Farmer’s Markets: Are they worth the effort?

I have been to my share of farmer’s markets over the years and have always enjoyed the experience, but lately my opinion has changed from them being an occasional delicacy to being a weekly commitment as important as brushing my teeth. Here’s what shifted and why I’m so glad it did.

Dispelled Belief # 1 – It’s Inconvenient

I have always been the kind of person that needs a plan for everything, food is no exception. In order to stock my fridge I have to know what I’m planning to cook, what I’ll need for each meal, and how much will last me until the next round of grocery shopping.  I write a list, I get everything I need at one place and I’m set for the week. To me it was a hassle to go to farmer’s markets and not have the vegetables available that I had on my list. I would pick up a few things and then I would still have to make a trip to the grocery store. Or I would buy things that weren’t on my list and then have to come up with recipes to use them. To me it was just too much hassle and not enough benefit.

Since then my priorities have changed a bit. Having a plan has become less important and knowing where my food is coming from and how it’s being grown has become top priority. Letting go of control has been a life lesson that just so happens to have spilled over nicely into the food department. Let’s face it, life throws curve balls. The more willing we are to deviate from the plan and be spontaneous and flexible, the greater the chances of keeping happiness and our wits about us. I have learned that if I know how to make a few basic dishes, I can substitute almost any vegetable and pull off a great meal. I’ve even gone as far as putting Brussels sprouts in my breakfast skillet….yes, Brussels sprouts, for breakfast….and it was delicious.

The benefit of never knowing what you’re going to get is that sometimes you discover something wonderful that you had no idea you were missing out on. Point in case, my local farmer offers fresh unpasteurized goat kefir! Umm, yes please! This is not your typical grocery store kefir, this is fresh, free of additives and unspoiled by damaging heating and packaging practices kefir. I can’t even tell you how delicious this fresh kefir is. I mix it with blueberries for a quick snack or blend it with blueberries and a frozen banana for a desert like smoothie (substitute any fresh fruit). Fresh unprocessed dairy is chock full of so many probiotics for a really great boost in digestive health.

It is also my new and only go-to for fresh, organic chicken. No antibiotics, no hormones, pasture raised and fed a non-GMO, raw grain and garden green diet. I don’t eat much meat so this one is in my freezer till I make a plan for him, but I’m really excited to taste the difference in this local humanely raised meat.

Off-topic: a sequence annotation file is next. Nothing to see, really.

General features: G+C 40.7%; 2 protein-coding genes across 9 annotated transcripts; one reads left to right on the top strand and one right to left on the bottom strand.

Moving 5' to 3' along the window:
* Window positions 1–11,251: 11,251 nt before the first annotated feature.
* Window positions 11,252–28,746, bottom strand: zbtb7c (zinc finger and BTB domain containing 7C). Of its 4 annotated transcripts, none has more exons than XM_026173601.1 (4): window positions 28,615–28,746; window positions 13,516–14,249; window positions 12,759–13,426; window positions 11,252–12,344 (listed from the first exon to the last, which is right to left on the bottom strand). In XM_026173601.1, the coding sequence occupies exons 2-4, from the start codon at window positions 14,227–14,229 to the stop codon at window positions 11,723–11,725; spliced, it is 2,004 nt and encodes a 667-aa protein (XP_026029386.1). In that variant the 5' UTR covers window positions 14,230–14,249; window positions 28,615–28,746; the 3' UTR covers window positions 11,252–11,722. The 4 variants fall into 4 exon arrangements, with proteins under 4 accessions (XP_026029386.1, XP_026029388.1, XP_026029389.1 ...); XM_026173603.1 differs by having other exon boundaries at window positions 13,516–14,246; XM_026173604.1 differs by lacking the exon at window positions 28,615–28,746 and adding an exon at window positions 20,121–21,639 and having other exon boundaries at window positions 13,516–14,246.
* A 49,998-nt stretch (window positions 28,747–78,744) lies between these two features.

Dispelled Belief #2 – It’s More Expensive

Yes it is, and for good reason, and in my opinion, well worth it. As I looked back through my receipt my eyes got wide as I saw the cost of nectarines, then I remembered the wise words of very intelligent young man. Birke Baehr in a TED talk about our present food system said, “We can either pay the farmer, or we can pay the hospital.” I couldn’t agree more and I most certainly choose to pay the farmer. Then I took a bite of said nectarine and O..M..G. It was the juiciest, sweetest, most delicious piece of fruit I have ever eaten, I kid you not. I have become a nectarine fiend.

I can absolutely taste the difference in all the food I get from the farmer’s market compared to that of the food I get at the grocery store. #1-It’s organic, and I trust that it is what they say it is. In the grocery store I sometimes have the feeling that normal food is labeled organic and slapped with an inflated price tag with no intention of being truthful. I’ll never know, but at the farmers market I can actually taste the difference. #2-It’s local, so not only am I supporting my local economy and neighbors, but I also get the benefit of eating food that has not been picked well before its ripe date and has the time to grow to maturity and ultimate taste and nutritional value. The difference is fully evident in the taste.

Added Benefit – Learn About New Foods

At this week’s farmer’s market there was a new vegetable on display. I had never heard of it or seen it before. Thoughtfully, my farmer had a sign up to educate people of this hardly seen but readily abundant plant. Its name, purslane. To my delightful surprise it is high in fiber, vitamins and minerals. Most notable is its high omega-3 fatty acid content, higher in fact than some fish oils. It is also one of the highest sources of vitamin-A among green leafy vegetables. I have been adding it to my smoothies and fresh homemade salsa. My farmer also had take home papers of 5 recipes for purslane including pesto, stir fried, pickled and salad…Pretty cool if you ask me.

The potential to have a good introduction to new and unusual foods is much greater since you have the opportunity to talk to the grower, build a relationship, and get valuable information about the food, right there, on the spot.

Since its locally grown food, you start to eat with the normal cycles of food growth, instead of eating food shipped from the tropics in the middle of winter. Your body becomes more in-tune with the natural cycle of weather, eating heartier foods in the winter and more fruits in the summer.

To top it all off, another great benefit is I no longer have to flex my will power every time I pass the ice cream isle at the grocery store, or the candy isle, or the cookie isle, or the cake section….

I really could go on and on. I’m so happy to be committed to my once a week shopping at the farmer’s market. Here’s wishing you feel inspired to give your local farmer’s market a check out and find it as delightful and fulfilling as I have.

Cheers!

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